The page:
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Mazda Fastest In Final Day Of Testing At Daytona

CORE on top in the final session

The headline of the day came in Qualifying for the prototype runners at Daytona, Mazda (unofficially) breaking the circuit record with its #77 RT-24P. Surrounding that frantic 15 minutes of muscle-flexing though, the DPi, LMP2 and GTLM runners all took part in two more test sessions, one in the morning before Qualifying, then one to finish off the event in the afternoon.

Predictably, Mazda topped the testing times on the final day, the best time coming in the morning, improving on Saturday’s pace before Oliver Jarvis climbed into the #77 and ran riot in the Qualifying session.

The #55 was the fastest car in Session 6 to open the day, with a 1:34.224, leading a 1-2, Jarvis taking second with a lap of 1:34.616 at the end of the session.

Behind it was the best of the Cadillacs which have proven to be the only real challengers to Mazda in pace terms this weekend. At this stage though, that means little, as Penske’s Acuras are still very much capable of producing strong times around the Speedway.

The fastest of the Cadillacs was the #31 Action Express example, Eric Curran producing a 1:34.821 to better Filipe Albuquerque in the sister #5 car.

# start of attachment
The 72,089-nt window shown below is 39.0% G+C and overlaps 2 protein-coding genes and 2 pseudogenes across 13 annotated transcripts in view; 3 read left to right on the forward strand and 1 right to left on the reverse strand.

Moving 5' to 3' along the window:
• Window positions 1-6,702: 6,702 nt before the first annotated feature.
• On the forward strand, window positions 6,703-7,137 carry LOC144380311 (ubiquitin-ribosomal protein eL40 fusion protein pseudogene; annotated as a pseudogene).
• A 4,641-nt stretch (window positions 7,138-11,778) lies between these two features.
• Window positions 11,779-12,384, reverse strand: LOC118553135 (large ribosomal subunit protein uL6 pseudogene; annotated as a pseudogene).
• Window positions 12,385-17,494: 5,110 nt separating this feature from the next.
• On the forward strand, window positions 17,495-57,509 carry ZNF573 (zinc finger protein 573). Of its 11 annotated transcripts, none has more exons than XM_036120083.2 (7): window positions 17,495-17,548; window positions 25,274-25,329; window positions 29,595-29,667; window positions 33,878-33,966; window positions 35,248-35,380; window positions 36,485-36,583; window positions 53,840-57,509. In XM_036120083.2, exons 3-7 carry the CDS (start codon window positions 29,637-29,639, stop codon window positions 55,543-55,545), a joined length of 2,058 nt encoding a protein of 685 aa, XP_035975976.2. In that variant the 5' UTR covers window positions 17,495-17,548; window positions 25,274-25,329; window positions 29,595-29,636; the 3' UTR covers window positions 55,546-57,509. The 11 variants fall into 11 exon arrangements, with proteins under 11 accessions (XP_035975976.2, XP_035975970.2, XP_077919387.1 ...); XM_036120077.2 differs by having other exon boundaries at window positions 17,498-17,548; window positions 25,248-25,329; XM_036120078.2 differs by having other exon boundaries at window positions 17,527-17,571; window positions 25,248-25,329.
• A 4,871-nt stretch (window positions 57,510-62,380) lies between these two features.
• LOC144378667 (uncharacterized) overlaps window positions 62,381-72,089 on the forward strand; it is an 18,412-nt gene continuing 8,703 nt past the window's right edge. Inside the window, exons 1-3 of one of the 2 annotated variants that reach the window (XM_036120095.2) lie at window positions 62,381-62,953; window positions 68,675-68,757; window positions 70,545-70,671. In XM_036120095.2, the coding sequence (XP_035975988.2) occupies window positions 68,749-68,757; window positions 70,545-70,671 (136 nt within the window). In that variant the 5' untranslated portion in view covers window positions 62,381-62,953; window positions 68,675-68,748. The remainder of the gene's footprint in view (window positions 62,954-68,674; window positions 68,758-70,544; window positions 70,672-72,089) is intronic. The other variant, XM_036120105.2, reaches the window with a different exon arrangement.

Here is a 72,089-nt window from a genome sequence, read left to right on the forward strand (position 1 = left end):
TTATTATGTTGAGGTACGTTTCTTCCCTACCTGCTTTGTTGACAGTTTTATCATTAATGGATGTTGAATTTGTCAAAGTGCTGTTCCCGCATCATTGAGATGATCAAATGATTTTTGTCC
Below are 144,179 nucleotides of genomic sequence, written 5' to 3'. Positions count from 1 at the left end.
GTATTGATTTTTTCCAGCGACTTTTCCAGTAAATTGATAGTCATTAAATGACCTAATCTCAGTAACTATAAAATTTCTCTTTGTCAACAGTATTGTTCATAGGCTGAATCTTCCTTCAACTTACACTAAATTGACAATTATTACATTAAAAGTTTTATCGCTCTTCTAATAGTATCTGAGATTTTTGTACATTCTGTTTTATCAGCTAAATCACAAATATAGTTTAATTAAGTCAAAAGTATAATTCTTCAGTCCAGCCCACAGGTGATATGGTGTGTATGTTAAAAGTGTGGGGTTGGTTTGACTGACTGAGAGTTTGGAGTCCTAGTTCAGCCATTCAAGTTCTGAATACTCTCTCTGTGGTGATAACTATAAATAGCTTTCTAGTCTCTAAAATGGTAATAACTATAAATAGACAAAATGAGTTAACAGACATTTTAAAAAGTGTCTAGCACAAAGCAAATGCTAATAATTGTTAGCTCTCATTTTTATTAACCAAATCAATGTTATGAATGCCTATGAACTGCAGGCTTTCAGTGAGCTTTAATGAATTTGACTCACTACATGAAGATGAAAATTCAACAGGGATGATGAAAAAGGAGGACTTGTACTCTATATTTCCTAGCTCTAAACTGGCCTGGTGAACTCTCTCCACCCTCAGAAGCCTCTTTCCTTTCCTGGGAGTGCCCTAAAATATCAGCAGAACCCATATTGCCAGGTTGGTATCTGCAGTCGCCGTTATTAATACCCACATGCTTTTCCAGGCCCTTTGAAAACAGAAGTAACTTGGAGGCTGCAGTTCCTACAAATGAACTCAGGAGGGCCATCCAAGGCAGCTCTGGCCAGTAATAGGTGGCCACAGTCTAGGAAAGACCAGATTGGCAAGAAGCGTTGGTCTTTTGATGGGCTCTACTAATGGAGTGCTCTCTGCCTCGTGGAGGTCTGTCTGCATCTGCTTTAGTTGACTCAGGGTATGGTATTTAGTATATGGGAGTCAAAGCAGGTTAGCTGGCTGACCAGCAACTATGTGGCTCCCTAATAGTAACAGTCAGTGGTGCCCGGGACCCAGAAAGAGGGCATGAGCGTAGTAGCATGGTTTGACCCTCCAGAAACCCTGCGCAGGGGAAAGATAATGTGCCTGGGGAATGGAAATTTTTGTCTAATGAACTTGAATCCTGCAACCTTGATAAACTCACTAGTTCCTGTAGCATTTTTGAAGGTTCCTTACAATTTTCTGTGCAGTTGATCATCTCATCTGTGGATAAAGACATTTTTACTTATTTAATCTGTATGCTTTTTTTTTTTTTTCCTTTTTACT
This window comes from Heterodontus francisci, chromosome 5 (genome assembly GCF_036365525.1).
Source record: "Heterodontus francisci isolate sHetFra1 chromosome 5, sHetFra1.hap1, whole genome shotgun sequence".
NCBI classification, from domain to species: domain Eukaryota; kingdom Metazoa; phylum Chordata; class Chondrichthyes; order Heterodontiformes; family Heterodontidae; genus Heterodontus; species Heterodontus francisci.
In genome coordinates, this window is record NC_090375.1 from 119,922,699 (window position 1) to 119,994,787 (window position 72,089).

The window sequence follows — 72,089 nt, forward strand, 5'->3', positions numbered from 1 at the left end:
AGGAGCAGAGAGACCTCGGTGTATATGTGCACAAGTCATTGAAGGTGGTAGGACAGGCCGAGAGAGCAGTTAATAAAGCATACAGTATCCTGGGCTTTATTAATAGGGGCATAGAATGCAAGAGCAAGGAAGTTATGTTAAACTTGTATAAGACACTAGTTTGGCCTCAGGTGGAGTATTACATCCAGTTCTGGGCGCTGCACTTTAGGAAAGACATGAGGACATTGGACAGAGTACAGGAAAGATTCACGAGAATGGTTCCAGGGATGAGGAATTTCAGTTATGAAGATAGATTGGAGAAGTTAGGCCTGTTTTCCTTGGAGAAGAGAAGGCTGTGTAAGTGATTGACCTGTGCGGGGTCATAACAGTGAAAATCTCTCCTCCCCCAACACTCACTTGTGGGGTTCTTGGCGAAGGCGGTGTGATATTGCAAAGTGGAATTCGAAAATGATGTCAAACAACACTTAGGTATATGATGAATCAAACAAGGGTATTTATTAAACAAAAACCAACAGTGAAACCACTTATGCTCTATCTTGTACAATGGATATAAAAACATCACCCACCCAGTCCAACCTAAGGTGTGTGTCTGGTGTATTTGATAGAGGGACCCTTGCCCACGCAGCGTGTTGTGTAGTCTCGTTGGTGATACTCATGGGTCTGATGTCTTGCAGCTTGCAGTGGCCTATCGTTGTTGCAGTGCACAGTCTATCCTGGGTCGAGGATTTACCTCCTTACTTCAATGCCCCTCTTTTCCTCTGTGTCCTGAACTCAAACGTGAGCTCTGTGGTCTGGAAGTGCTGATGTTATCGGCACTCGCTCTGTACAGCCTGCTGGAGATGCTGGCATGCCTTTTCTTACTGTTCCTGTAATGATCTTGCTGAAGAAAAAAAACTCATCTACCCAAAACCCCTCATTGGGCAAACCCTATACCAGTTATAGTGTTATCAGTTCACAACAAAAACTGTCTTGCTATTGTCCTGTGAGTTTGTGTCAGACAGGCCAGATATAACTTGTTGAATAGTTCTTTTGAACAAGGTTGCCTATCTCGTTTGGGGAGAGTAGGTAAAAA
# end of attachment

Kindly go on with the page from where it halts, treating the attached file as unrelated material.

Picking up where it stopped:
Ben Hanley led the LMP2 competitors with what would prove to be the second-best P2 lap of the weekend, a 1:35.975 in the #81 DragonSpeed ORECA Gibson, the Briton just a tenth off the quickest time in the class during the Roar, set by Gabriel Aubry in Qualifying.

Richard Westbrook took the top spot in GTLM, with a rapid 1:43.083s in the #67 Ganassi Ford GT, the best GTLM time of the two test sessions on Sunday. It wasn’t the quickest GTLM time of the event though, that was Jan Magnussen’s 1:42.651 tour of the circuit in GTLM Quali.

The final session of the weekend came after Qualifying, and just 15 cars turned laps, with the pace not improving as the proceedings began to wind down. The session was topped by the #54 CORE Nissan DPi, Loic Duval setting a 1:35.176 late on in the session, an encouraging sign for the team which is still getting to grips with its new chassis.

Instead of gunning for times, the teams that took to the speedway used it as a chance to rack up another handful of laps before shifting their focus to the Rolex 24 itself in two weeks time.

So that wraps up the 2019 Roar, which has left us with lots of question marks and the prospect of a classic Rolex 24 Hours at Daytona at the end of the month, with record-breaking pace now expected, an entry list packed with talent and a huge crowd set to rock up for the week.

Strap yourselves in race fans, this year’s Rolex could well be one to remember!